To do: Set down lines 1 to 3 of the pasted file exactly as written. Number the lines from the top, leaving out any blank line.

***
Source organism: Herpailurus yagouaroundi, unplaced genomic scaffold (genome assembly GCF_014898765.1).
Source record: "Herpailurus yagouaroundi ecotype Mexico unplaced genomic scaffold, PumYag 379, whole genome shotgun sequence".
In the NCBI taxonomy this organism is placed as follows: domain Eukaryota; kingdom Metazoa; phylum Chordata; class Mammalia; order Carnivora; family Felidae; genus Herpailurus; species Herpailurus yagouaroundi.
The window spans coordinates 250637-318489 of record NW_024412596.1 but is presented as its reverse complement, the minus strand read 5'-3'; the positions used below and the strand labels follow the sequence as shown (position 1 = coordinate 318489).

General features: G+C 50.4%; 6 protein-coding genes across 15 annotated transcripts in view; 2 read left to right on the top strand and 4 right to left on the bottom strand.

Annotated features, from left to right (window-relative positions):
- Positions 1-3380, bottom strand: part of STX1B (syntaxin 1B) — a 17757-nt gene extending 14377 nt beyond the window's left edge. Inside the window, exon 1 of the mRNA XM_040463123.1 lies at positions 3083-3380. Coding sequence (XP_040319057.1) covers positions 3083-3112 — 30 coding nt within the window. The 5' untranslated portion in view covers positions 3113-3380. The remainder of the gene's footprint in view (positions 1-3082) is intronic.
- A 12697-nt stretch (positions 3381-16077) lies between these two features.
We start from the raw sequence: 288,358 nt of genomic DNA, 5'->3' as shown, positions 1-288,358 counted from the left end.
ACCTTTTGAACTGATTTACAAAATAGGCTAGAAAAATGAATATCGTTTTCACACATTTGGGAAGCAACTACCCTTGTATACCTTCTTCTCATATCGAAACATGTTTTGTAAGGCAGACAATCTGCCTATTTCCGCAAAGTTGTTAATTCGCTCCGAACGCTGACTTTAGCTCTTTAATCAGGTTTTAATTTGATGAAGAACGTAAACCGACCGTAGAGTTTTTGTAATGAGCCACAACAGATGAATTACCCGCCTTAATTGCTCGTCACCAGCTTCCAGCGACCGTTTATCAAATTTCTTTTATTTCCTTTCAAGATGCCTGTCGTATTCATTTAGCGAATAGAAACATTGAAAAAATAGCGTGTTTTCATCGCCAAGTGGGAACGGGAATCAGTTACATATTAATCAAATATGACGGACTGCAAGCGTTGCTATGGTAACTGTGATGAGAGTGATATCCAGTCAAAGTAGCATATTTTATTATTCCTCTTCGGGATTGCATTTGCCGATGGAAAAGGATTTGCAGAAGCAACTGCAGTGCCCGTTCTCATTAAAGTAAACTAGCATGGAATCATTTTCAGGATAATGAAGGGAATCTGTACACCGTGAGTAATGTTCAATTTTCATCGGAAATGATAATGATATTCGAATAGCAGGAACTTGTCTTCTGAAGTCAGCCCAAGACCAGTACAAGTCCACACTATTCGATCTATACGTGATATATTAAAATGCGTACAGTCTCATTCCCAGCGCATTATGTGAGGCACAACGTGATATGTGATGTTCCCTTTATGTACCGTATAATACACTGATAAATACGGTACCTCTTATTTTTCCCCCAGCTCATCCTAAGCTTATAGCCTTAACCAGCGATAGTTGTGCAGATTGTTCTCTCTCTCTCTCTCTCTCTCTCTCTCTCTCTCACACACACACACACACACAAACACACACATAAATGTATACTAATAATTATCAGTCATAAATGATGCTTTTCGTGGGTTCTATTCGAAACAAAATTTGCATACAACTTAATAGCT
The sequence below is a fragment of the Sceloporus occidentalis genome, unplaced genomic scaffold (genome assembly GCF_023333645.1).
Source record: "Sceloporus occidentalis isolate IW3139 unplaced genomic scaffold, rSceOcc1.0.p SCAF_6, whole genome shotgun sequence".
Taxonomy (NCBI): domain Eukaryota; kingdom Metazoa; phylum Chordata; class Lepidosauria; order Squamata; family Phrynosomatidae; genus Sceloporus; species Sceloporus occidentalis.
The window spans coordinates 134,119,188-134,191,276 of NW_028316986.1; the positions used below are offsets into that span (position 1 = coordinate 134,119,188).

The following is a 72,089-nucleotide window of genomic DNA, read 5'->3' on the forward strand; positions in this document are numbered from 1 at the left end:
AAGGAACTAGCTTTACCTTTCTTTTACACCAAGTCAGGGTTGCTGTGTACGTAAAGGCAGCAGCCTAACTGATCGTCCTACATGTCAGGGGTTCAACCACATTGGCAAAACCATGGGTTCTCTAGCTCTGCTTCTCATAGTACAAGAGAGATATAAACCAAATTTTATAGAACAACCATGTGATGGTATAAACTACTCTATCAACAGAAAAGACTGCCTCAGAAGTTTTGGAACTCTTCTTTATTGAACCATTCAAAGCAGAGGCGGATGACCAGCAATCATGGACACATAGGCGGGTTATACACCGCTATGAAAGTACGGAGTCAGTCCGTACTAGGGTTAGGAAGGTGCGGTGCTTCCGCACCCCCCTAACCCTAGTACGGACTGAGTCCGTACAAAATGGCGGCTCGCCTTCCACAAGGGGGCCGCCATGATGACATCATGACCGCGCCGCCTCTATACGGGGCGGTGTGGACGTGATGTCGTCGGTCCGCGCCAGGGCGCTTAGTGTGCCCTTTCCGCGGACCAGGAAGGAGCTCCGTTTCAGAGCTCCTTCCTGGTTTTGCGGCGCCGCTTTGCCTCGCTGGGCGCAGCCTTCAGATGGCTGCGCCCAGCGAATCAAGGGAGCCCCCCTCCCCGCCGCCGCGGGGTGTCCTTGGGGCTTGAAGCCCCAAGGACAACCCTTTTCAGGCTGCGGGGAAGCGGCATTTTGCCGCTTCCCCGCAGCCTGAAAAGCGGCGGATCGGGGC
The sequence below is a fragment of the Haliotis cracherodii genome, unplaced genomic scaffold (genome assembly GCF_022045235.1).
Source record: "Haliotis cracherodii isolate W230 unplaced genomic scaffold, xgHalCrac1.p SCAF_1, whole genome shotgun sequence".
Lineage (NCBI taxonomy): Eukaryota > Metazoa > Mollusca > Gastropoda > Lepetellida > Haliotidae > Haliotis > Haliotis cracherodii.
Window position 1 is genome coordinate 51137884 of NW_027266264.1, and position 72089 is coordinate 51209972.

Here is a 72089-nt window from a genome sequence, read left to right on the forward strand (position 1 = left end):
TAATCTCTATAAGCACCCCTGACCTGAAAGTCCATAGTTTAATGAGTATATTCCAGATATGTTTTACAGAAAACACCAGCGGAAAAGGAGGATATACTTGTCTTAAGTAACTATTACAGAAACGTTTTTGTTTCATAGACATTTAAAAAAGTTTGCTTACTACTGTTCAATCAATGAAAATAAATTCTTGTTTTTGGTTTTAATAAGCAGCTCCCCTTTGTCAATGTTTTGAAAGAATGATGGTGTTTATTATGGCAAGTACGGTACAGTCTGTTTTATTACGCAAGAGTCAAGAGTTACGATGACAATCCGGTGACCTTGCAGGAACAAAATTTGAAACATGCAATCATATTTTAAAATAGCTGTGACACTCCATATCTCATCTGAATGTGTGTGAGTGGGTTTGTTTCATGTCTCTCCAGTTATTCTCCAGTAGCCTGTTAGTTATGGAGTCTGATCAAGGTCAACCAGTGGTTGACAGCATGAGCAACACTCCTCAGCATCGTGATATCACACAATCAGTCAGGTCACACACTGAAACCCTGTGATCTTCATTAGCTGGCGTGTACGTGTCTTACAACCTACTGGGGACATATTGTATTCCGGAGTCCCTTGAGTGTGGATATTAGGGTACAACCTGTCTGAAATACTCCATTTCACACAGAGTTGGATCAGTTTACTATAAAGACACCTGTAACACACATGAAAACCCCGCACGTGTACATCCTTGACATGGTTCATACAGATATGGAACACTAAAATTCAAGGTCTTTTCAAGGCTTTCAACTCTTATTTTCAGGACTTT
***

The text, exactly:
Source organism: Herpailurus yagouaroundi, unplaced genomic scaffold (genome assembly GCF_014898765.1).
Source record: "Herpailurus yagouaroundi ecotype Mexico unplaced genomic scaffold, PumYag 379, whole genome shotgun sequence".
In the NCBI taxonomy this organism is placed as follows: domain Eukaryota; kingdom Metazoa; phylum Chordata; class Mammalia; order Carnivora; family Felidae; genus Herpailurus; species Herpailurus yagouaroundi.